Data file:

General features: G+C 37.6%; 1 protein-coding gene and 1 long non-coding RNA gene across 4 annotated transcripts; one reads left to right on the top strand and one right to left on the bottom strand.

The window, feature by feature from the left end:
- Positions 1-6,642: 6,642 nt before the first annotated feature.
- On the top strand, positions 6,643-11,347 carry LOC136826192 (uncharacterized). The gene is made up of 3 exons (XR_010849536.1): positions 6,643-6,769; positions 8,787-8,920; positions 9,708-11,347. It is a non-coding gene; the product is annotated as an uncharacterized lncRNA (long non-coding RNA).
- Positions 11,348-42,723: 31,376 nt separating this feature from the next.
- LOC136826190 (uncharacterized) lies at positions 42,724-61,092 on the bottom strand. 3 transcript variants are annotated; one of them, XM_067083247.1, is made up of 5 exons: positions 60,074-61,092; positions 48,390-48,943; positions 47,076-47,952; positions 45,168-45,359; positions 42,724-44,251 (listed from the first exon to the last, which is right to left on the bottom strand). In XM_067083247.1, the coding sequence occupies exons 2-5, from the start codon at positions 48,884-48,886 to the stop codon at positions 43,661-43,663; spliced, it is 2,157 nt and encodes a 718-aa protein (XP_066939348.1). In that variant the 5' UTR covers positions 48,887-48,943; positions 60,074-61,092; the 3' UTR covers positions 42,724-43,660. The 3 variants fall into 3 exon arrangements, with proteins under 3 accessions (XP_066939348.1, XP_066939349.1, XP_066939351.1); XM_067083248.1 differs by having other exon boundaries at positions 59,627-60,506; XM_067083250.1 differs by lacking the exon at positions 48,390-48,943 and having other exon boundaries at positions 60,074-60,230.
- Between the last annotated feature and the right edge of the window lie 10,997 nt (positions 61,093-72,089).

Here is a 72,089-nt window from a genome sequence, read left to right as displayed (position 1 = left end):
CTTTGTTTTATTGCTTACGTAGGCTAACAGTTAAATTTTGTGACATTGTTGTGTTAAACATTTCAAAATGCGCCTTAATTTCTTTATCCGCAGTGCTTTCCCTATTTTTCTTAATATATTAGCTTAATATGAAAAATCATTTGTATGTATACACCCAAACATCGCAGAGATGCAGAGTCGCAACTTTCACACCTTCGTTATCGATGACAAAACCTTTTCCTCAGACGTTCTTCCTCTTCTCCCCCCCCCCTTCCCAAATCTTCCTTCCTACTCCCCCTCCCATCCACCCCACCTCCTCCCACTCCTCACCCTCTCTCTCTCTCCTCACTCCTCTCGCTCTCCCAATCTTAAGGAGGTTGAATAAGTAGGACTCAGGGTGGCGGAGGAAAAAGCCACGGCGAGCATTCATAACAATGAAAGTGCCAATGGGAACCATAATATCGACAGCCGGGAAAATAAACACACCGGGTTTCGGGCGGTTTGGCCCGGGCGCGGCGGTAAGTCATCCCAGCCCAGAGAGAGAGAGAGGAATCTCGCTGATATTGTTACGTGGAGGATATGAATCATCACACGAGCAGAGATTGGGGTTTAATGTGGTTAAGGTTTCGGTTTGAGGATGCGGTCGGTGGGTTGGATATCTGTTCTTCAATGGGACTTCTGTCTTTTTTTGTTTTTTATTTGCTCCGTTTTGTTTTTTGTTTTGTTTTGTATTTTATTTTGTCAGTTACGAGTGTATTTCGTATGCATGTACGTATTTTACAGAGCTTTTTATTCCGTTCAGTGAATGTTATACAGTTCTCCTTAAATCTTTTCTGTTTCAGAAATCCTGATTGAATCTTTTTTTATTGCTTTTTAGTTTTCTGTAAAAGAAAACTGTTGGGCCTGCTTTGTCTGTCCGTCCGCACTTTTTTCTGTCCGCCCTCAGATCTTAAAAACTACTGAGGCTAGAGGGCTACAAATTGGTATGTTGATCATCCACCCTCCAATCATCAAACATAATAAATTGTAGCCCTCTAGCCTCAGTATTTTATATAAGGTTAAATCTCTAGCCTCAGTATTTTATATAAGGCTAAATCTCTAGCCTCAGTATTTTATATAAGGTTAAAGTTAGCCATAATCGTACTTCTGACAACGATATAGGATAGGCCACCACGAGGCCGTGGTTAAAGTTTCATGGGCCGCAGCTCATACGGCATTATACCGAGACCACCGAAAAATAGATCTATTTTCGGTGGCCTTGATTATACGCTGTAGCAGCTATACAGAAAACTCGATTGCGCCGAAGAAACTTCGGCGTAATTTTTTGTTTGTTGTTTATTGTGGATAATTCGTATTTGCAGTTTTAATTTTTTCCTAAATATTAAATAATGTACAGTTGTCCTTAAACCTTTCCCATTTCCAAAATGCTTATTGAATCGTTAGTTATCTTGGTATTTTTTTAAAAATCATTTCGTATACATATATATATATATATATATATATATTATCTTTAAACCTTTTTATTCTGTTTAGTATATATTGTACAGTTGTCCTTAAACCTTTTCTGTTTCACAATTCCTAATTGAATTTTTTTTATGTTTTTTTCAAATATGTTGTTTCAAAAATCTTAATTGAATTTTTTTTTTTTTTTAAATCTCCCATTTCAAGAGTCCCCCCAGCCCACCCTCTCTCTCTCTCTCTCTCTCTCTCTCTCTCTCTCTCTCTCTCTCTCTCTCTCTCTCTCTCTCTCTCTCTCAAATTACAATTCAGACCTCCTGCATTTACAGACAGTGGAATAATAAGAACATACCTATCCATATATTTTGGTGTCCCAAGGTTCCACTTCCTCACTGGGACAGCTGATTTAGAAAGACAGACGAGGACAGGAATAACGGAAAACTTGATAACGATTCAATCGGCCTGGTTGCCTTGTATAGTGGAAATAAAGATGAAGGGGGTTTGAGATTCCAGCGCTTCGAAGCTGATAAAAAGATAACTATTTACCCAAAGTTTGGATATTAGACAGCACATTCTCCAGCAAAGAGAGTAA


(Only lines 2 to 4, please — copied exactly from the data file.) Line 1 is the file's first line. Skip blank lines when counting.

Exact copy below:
The window, feature by feature from the left end:
- Positions 1-6,642: 6,642 nt before the first annotated feature.
- On the top strand, positions 6,643-11,347 carry LOC136826192 (uncharacterized). The gene is made up of 3 exons (XR_010849536.1): positions 6,643-6,769; positions 8,787-8,920; positions 9,708-11,347. It is a non-coding gene; the product is annotated as an uncharacterized lncRNA (long non-coding RNA).